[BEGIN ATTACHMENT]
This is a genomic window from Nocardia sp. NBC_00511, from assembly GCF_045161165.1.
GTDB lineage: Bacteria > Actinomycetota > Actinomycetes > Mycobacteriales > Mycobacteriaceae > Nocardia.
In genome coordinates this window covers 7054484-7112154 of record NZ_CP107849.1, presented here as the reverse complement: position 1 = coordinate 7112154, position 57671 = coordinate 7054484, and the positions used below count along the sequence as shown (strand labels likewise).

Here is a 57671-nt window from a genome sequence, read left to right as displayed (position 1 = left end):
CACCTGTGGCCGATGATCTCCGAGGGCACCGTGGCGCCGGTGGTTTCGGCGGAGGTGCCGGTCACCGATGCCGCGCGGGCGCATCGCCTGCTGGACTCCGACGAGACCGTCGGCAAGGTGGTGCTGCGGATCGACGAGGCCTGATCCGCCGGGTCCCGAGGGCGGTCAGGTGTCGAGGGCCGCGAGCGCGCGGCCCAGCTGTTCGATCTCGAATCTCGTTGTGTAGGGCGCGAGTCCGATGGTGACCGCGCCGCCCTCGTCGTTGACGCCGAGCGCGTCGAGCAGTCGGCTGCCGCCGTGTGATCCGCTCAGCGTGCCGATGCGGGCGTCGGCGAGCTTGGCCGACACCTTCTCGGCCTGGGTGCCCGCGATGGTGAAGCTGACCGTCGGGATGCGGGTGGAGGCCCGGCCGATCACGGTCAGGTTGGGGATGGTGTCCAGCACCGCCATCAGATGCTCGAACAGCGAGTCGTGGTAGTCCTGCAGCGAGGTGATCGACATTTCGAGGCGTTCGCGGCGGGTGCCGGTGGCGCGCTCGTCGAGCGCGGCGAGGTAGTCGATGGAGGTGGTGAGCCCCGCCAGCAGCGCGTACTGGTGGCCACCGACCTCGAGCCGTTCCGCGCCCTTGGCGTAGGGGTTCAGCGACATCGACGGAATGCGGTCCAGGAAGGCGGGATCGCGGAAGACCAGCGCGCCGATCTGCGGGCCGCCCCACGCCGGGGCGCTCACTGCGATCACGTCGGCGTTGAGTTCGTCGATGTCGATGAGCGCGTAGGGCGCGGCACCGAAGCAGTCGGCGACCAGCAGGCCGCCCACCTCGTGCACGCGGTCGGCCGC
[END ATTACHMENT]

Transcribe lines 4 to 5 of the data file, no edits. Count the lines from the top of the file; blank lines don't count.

Here is a 57671-nt window from a genome sequence, read left to right as displayed (position 1 = left end):
CACCTGTGGCCGATGATCTCCGAGGGCACCGTGGCGCCGGTGGTTTCGGCGGAGGTGCCGGTCACCGATGCCGCGCGGGCGCATCGCCTGCTGGACTCCGACGAGACCGTCGGCAAGGTGGTGCTGCGGATCGACGAGGCCTGATCCGCCGGGTCCCGAGGGCGGTCAGGTGTCGAGGGCCGCGAGCGCGCGGCCCAGCTGTTCGATCTCGAATCTCGTTGTGTAGGGCGCGAGTCCGATGGTGACCGCGCCGCCCTCGTCGTTGACGCCGAGCGCGTCGAGCAGTCGGCTGCCGCCGTGTGATCCGCTCAGCGTGCCGATGCGGGCGTCGGCGAGCTTGGCCGACACCTTCTCGGCCTGGGTGCCCGCGATGGTGAAGCTGACCGTCGGGATGCGGGTGGAGGCCCGGCCGATCACGGTCAGGTTGGGGATGGTGTCCAGCACCGCCATCAGATGCTCGAACAGCGAGTCGTGGTAGTCCTGCAGCGAGGTGATCGACATTTCGAGGCGTTCGCGGCGGGTGCCGGTGGCGCGCTCGTCGAGCGCGGCGAGGTAGTCGATGGAGGTGGTGAGCCCCGCCAGCAGCGCGTACTGGTGGCCACCGACCTCGAGCCGTTCCGCGCCCTTGGCGTAGGGGTTCAGCGACATCGACGGAATGCGGTCCAGGAAGGCGGGATCGCGGAAGACCAGCGCGCCGATCTGCGGGCCGCCCCACGCCGGGGCGCTCACTGCGATCACGTCGGCGTTGAGTTCGTCGATGTCGATGAGCGCGTAGGGCGCGGCACCGAAGCAGTCGGCGACCAGCAGGCCGCCCACCTCGTGCACGCGGTCGGCCGC